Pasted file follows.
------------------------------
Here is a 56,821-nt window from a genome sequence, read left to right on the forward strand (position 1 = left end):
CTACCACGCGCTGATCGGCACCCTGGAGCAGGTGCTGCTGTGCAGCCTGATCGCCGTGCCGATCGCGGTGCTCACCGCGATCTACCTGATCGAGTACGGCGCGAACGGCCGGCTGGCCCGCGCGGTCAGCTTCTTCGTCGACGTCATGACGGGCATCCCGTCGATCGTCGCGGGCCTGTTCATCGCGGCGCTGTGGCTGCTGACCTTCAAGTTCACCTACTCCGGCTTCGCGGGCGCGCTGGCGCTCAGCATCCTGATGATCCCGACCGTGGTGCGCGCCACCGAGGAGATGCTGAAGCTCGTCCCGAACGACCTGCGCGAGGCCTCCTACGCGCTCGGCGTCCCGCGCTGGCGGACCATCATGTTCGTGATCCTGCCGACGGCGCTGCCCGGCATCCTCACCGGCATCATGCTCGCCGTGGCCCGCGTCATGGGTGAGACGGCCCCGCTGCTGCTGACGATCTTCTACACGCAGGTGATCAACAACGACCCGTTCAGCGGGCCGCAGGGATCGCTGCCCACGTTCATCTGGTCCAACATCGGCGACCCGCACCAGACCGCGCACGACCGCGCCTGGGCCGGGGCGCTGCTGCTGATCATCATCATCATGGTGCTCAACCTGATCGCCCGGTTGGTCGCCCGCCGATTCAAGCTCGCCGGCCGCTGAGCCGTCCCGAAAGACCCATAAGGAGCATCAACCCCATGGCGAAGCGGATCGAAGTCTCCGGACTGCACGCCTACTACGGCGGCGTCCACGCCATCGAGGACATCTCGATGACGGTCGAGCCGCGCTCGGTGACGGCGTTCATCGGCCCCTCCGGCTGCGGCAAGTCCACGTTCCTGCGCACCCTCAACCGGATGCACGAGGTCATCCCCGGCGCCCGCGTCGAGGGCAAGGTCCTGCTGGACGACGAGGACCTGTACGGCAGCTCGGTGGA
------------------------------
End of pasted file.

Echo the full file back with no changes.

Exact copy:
Here is a 56,821-nt window from a genome sequence, read left to right on the forward strand (position 1 = left end):
CTACCACGCGCTGATCGGCACCCTGGAGCAGGTGCTGCTGTGCAGCCTGATCGCCGTGCCGATCGCGGTGCTCACCGCGATCTACCTGATCGAGTACGGCGCGAACGGCCGGCTGGCCCGCGCGGTCAGCTTCTTCGTCGACGTCATGACGGGCATCCCGTCGATCGTCGCGGGCCTGTTCATCGCGGCGCTGTGGCTGCTGACCTTCAAGTTCACCTACTCCGGCTTCGCGGGCGCGCTGGCGCTCAGCATCCTGATGATCCCGACCGTGGTGCGCGCCACCGAGGAGATGCTGAAGCTCGTCCCGAACGACCTGCGCGAGGCCTCCTACGCGCTCGGCGTCCCGCGCTGGCGGACCATCATGTTCGTGATCCTGCCGACGGCGCTGCCCGGCATCCTCACCGGCATCATGCTCGCCGTGGCCCGCGTCATGGGTGAGACGGCCCCGCTGCTGCTGACGATCTTCTACACGCAGGTGATCAACAACGACCCGTTCAGCGGGCCGCAGGGATCGCTGCCCACGTTCATCTGGTCCAACATCGGCGACCCGCACCAGACCGCGCACGACCGCGCCTGGGCCGGGGCGCTGCTGCTGATCATCATCATCATGGTGCTCAACCTGATCGCCCGGTTGGTCGCCCGCCGATTCAAGCTCGCCGGCCGCTGAGCCGTCCCGAAAGACCCATAAGGAGCATCAACCCCATGGCGAAGCGGATCGAAGTCTCCGGACTGCACGCCTACTACGGCGGCGTCCACGCCATCGAGGACATCTCGATGACGGTCGAGCCGCGCTCGGTGACGGCGTTCATCGGCCCCTCCGGCTGCGGCAAGTCCACGTTCCTGCGCACCCTCAACCGGATGCACGAGGTCATCCCCGGCGCCCGCGTCGAGGGCAAGGTCCTGCTGGACGACGAGGACCTGTACGGCAGCTCGGTGGA